Today, I’ll be speaking on a media panel discussing tourism in Africa. While broad in scope, the intention of the event is to understand not only how journalists cover the continent and shape the stereotypes/conceptions of the region (I.e. Dramatic headlines citing death and disaster, how the media’s appetite for stories from the continent often starts and stops with crisis) but also to suggest ways to showcase some of these regions as a valuable destination for international visitors.
While compiling a short-list of topics I might discuss, I found it difficult –read: impossible– to distance myself from the crowd I like to criticize. I argue, likely too often for those around me, that the editorial appetite for stories with an Africa theme is small. That there is a cyclical and self-defeating argument made in editor’s offices: the stories aren’t popular enough to warrant the higher costs of their reporting, but failure invest in them confirms the audience will remain small.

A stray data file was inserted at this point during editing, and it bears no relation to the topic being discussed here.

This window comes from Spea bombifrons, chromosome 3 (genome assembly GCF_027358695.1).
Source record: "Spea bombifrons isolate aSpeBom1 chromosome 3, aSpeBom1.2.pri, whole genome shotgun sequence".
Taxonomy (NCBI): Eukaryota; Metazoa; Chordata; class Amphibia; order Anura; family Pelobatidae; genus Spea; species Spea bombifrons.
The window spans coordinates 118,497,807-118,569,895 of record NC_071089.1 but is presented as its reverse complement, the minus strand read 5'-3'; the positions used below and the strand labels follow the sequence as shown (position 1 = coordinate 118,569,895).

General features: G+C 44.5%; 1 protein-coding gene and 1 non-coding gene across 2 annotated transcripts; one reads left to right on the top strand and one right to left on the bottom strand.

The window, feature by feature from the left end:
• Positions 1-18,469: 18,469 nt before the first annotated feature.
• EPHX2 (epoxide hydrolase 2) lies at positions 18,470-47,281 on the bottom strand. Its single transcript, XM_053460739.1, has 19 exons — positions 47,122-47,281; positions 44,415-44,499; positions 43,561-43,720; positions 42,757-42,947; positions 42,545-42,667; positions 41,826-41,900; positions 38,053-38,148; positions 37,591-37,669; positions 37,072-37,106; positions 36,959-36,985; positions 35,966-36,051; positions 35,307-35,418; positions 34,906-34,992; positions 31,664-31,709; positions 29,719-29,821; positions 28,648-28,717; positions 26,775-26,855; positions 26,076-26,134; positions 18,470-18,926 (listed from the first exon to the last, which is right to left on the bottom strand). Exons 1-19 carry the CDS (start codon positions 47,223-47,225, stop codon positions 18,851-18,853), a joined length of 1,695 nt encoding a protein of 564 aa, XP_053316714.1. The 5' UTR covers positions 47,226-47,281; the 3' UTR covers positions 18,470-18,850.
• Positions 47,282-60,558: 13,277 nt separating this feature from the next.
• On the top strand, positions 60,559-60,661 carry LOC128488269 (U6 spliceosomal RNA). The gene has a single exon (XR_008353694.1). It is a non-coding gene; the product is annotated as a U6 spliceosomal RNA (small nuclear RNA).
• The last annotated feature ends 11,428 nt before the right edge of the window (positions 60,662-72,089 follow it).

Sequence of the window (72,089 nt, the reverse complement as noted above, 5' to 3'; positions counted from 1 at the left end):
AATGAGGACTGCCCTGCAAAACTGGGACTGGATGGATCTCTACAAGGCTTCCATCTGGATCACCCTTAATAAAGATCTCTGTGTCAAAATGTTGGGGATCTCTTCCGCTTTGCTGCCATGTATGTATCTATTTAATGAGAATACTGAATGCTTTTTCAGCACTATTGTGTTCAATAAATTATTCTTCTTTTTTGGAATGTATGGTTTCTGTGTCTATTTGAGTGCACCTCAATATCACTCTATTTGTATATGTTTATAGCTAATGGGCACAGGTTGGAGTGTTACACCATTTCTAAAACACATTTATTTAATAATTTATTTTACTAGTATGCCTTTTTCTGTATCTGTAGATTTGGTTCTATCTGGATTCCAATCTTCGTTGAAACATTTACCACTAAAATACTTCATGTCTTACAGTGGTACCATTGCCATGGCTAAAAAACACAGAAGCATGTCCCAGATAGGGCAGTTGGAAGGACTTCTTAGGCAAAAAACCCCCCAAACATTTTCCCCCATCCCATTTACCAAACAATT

That might be true, but it isn’t a sufficient response to the charges of editorial selectivity.
On this platform, and others like it, I tackle “under-reported” Africa in the same manner major networks do: the first sign of a storm creates an opportunity to capture that “illusive reader”. But if I feed that reader conflict and collapse, is that truly appropriate?
Admittedly, there are more questions on this topic than there are answers; with a continent of 54 countries I would hope that’s the case. But I’m eager to follow through with this experiment; to force myself to reflect in the same way I have (and continue to demand) that editors re-think their own positions.
But if the practice of “covering Africa” has to be updated, how do we do it? Thoughts?